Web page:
Living two separate lives is not always by choice or design, sometimes it just happens.
A few years ago I was a secondary school graduate looking for admission into University. I was different then. I was young and naïve. Today I’m an undergraduate paying her way through school. I have changed.
But the person I was still exists in the minds of those who knew me then, kept alive by an endless string of lies and pretence. She lives still, and every so often, I have to be her again. Meeting up with Johnny is one of such times.
When he called, he told me he just landed in Lagos in a friend’s private jet. He swore that after his experience in the private jet he was determined to be rich, even it takes stealing.
From where I stand, Johnny is rich. He owns his own successful business, he owns his own houses in Abuja and in Lagos, and he owns his own cars. For me, he was the richest friend I had. Come to think of it, the only rich friend I have. The dozens of rich men I have known over a night or two don’t count.
He told me to meet him at his Hotel. By that he meant Eko Hotel where he normally stays when he’s only in town for a few days. Again, how rich are you if you can stay in an expensive hotel when you have a beautiful duplex in Ikoyi complete with permanent cook and gateman?
I got ready and told the girls not to expect me.
“Ashewo, e don answer for you?” Mama asked me.
“Don’t ever call me that,” I told her.
She gave me a look like ‘Isn’t it play?’ but I wasn’t joking. I asked her to lend me some money - I wasn’t taking Okada to Eko Hotel, but I continued squeezing my face for her.
“This one that you’re doing till-day-break, you must bring something for me o,” she said as she searched her bag for cash.
That was it.
“Forget it.” I told her. I turned to Kike instead. “Abeg, give me two k, I go return am tomorrow.”
Both of them looked at me, baffled, Mama especially. The girl adores me and I knew I’d been unfair to her lashing out like that. But the thing is I was still struggling with this Ashewo label.
I could not explain myself and I did not want to apologise, so I left for Eko Hotel long before the 11pm Jonny told me to meet him there.
In the red cab I found myself going over those words that had so destabilized me: “I didn’t know you were an ashewo like that.” I was close, but not quite there yet, to determining what kind of ashewo I was. I am what I am, at the end of the day, but not tonight. Tonight, I was seeing Johnny, Johnny who had never been inappropriate with me. Johnny, who had never tried to sleep with me, Johnny who had once spoken to my mum on the phone and told her that ‘Mummy, don’t worry about my sister. I’m looking after her here.’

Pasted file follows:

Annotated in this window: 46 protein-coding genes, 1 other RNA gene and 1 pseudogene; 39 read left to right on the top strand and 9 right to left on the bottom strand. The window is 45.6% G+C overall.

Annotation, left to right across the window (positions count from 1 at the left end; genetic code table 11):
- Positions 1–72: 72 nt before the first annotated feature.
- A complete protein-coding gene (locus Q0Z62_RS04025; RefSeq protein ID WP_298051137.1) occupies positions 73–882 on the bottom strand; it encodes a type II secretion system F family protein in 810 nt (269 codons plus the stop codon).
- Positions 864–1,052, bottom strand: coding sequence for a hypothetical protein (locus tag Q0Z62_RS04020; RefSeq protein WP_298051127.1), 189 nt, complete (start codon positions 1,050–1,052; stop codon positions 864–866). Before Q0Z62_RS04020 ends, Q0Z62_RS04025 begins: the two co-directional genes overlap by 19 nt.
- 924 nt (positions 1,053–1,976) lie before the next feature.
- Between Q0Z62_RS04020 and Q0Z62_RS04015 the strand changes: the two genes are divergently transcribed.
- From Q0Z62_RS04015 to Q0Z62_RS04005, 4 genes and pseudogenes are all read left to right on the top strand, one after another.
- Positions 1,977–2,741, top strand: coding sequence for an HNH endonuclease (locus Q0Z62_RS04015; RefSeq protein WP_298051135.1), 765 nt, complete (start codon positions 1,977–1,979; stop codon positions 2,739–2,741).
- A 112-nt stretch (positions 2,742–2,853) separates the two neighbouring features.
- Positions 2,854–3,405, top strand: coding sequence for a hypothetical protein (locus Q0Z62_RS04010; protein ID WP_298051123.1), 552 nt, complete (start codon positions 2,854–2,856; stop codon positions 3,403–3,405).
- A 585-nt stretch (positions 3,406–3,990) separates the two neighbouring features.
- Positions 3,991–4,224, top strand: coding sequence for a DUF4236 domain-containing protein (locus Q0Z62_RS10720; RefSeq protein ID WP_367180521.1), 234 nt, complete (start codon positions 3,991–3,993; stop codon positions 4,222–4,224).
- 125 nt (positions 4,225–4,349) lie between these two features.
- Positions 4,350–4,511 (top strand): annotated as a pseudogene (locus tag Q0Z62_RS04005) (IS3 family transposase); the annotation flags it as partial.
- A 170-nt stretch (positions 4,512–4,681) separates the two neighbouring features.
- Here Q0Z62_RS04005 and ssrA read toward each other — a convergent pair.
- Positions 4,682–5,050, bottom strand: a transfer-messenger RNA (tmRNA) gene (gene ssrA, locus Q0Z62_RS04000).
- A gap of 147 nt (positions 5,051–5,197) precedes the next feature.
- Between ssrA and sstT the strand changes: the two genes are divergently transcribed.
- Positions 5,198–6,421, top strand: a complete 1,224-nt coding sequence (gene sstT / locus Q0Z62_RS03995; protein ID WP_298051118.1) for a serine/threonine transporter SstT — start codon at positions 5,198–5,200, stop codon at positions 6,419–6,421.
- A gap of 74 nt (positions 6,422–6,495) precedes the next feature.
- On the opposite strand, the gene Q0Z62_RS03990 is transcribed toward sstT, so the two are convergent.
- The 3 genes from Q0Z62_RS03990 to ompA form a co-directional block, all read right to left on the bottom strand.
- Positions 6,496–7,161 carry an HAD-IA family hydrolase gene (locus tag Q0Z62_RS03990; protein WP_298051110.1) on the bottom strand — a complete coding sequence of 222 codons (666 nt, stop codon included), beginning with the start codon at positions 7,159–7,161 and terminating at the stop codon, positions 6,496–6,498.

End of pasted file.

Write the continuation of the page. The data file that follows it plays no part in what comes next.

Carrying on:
The cab dropped me right in front of the entrance to Eko Hotel which was busy at 10pm. Johnny had a favourite suite, 311. I still remember the day he thought me that hotel room numbers normally start with the floor number.
I decided to wait for him by the pool and buy a bottle of coke as I did. That should keep the nosy staff at bay.
I had just settled into a chair in a dark corner when my phone rang and I hoped it would be Johnny calling to tell me he was close to the hotel. As I reached into my hand bag that was also doubling as an overnight bag, I caught sight of someone walking down the steps to the poolside.
I forgot about the ringing phone and concentrated on the tall man in white shirt and blue jeans. It couldn’t be. But, could it?
I watched him walk to the bar where he stopped to chat with the bartenders. They appeared pleased to see him. He brought out some money from his pocket and shared it amongst them, buying himself salutes from the male staff behind the bar. He didn’t buy anything. He left the bar and walked his casual walk to a table with two girls already sitting and sipping Maltina. He sat down and started talking to one of the girls. They appeared to all know each other.
I still couldn’t be sure. I wanted to get a closer look but just then as I was planning to get up and walk past their table I realised how fast my heart was beating. I was afraid of him. But why?
My phone started ringing again and this time I answered the call. It was Johnny and he wanted me to go to Marocaine and order two Shawarma for him, one beef and one chicken. He told me to get whatever I wanted for myself. He was about thirty minutes from the Island and he was missing his favourite Lagos Shawarma.
I wanted to tell him that I couldn’t leave right then, but to do so would have been to have to explain myself. I told him I was on my way and he promised to meet me there in less than thirty minutes, give or take.
I got up to go and remembered that I hadn’t touched the Coke. Not that I was thirsty, but I had paid through the nose for it so I picked up the glass and downed as much as I could, even as I contemplated what to do next.
The man was still there with the two girls. If it was him, if it was that bastard London boy who scared the shit out of me and Mama and duped us thoroughly in the process, I couldn’t just walk away. But what could I do? And why was I afraid?
I had reached the steps when it occurred to me that he might be planning to do the exact same thing he did to Mama and I with the two girls at the table with him. Fear gave way to disgust. I couldn’t let him get away with it a second time. I turned round and walked right up to him.